India in Bangladesh / News

Bangladesh v India, 1st Test, Chittagong, 2nd day

India consolidate in brief passage of play

The Bulletin by Anand Vasu

May 19, 2007

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India 384 for 6 (Tendulkar 101, Ganguly 100) v Bangladesh
Scorecard and ball-by-ball details
How they were out



Sourav Ganguly reached three figures in Tests for the first time since September 2005 © Getty Images
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After hours of waiting, in which more than 70 overs and almost five hours of play was lost, the game finally got under way at half past four in the afternoon on the second day. Sourav Ganguly completed his century and was dismissed immediately, on an even 100, and Sachin Tendulkar brought up his hundred soon after. The aim was to play 23 overs, but that was never likely given the speed at which light deteriorates late in the day in the East, and in the end 20 overs were sent down, in which India added 89 runs for the loss of 3 wickets. India reached 384, with Mahendra Singh Dhoni still at the crease.

When play began, India were 295 for 3, and had a full day's play been possible that would have been a good platform from which to build. But, given all the time lost, and how flat this pitch is - its nature had not changed in the least despite all the moisture that had been around - it's becoming increasingly difficult to see either team forcing a win in this Test match.

If anything, the loss of time has made one scenario more likely, and that is India batting long in their first innings and then attempting to bowl out Bangladesh twice. However, for that to happen, India had to score quickly and give their bowlers enough time to get to work. The fact that Tendulkar and Ganguly, both left out of the one-day team for this tour, were nearing centuries, meant that the pace was unlikely to be anything to write home about.

Still, Ganguly looked to play his shots, picking up three boundaries on the road from 82 to 100. Two of those were pull shots, struck in front of square once each off Shahadat Hossain and Mashrafe Mortaza. There was also a sweetly timed straight drive off Mohammad Rafique, which was scarecely more than a checked shot, but the timing was impeccable and the placement perfectly inbetween bowler and mid-on.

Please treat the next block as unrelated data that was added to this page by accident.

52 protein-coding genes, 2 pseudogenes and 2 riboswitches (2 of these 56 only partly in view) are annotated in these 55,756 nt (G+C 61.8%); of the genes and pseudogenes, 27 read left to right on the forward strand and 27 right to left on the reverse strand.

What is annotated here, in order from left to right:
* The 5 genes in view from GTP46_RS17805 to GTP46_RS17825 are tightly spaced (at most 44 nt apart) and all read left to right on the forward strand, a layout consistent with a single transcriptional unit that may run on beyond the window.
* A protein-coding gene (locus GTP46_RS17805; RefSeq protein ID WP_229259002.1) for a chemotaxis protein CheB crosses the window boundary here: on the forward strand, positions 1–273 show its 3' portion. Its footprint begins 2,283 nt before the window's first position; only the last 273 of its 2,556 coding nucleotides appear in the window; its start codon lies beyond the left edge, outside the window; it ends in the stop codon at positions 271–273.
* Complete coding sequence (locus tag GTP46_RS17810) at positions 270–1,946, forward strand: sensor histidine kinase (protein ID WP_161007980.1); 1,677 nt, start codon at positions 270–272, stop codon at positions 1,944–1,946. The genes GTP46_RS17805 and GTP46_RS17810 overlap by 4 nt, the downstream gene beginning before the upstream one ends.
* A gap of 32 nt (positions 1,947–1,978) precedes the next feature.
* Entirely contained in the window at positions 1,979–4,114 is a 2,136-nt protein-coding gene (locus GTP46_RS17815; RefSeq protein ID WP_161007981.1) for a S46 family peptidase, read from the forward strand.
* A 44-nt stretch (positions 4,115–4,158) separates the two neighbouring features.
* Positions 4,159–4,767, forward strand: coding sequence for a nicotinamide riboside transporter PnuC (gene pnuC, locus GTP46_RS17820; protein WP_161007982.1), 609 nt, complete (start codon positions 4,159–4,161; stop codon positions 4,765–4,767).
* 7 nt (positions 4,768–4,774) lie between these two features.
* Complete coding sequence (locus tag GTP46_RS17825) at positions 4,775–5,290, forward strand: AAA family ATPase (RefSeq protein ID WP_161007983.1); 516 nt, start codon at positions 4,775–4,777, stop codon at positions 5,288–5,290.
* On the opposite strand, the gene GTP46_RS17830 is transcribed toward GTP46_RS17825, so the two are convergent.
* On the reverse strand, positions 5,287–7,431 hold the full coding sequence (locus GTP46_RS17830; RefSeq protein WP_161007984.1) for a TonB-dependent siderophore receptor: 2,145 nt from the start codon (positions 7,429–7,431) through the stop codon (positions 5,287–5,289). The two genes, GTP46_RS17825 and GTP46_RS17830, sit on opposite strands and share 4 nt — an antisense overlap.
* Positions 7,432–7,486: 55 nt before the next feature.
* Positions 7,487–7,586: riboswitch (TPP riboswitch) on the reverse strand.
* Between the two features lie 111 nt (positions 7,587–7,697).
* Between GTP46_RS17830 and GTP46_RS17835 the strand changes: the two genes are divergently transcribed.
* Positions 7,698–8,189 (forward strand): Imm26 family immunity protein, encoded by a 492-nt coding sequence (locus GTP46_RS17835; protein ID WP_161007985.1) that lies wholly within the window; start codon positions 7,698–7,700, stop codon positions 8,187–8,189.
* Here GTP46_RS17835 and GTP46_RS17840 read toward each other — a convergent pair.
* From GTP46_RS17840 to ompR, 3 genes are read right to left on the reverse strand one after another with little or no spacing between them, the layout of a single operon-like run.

The century came in slightly ungainly fashion, when Ganguly fended away a short ball from Shahadat with an awkward pull shot. There was relief on Ganguly's face as he held his arms aloft, acknowledging the scattered cheers, having reached three figures in Tests for the first time since September 2005, against Zimbabwe at Bulawayo. There he made 101 off 262 balls, reaching his century with a boundary, and was dismissed off the very next ball. In a manner of speaking history repeated itself at the Divisional Stadium in Chittagong. Two balls after reaching his hundred Ganguly was dismissed, playing the pull, as he top-edged the ball straight up in the air for mid-off to catch.

Meanwhile, Tendulkar was inching towards his own milestone. As has been his method in recent times he cut out all risky shots, and instead concentrated on picking off the ones and twos - mostly ones - through the on-side, shuffling across his stumps and closing the face of the bat, working the ball to the on-side. But when the ball was loose - pitched a touch short, and width afforded, or too full - Tendulkar did not hold back, clattering Mashrafe Mortaza through point and then punching back past the bowler for consecutive boundaries to move from 85 to 93. Tendulkar got to his 36th hundred with a punch to mid-on.

The arrival of Dhoni, at the fall of Ganguly's wicket, did plenty to elevate the run-rate, and give India's innings some much needed momentum. Dhoni began as he meant to go on, with an aggressively punched boundary. But even as Dhoni motored on India lost their third wicket to a batsman attempting to pull a ball from outside the off stump as Tendulkar failed to get hold of one from Shahadat and skied the ball to the off side. Tendulkar had made 101.

Ramesh Powar replaced Tendulkar, and in the fading light Dhoni continued to force the pace, constantly looking to attack the mediumpacers. He picked up six boundaries in typically flamboyant fashion, but Powar failed in his duty to keep Dhoni company. Powar came down the pitch and had an ambitious heave at a straight one from Mohammad Rafique and found his stumps violently rearranged. Anil Kumble, who came in to bat at No. 8, was more sensible, and restrained, and ensured that he kept his wicket intact when stumps were drawn. This left Dhoni, batting on 36 from 35 balls, with another stab at the Bangladeshis on the third day. India need to look for quick runs and a declaration, if they are to make a serious attempt at winning this Test.

© ESPN Sports Media Ltd.

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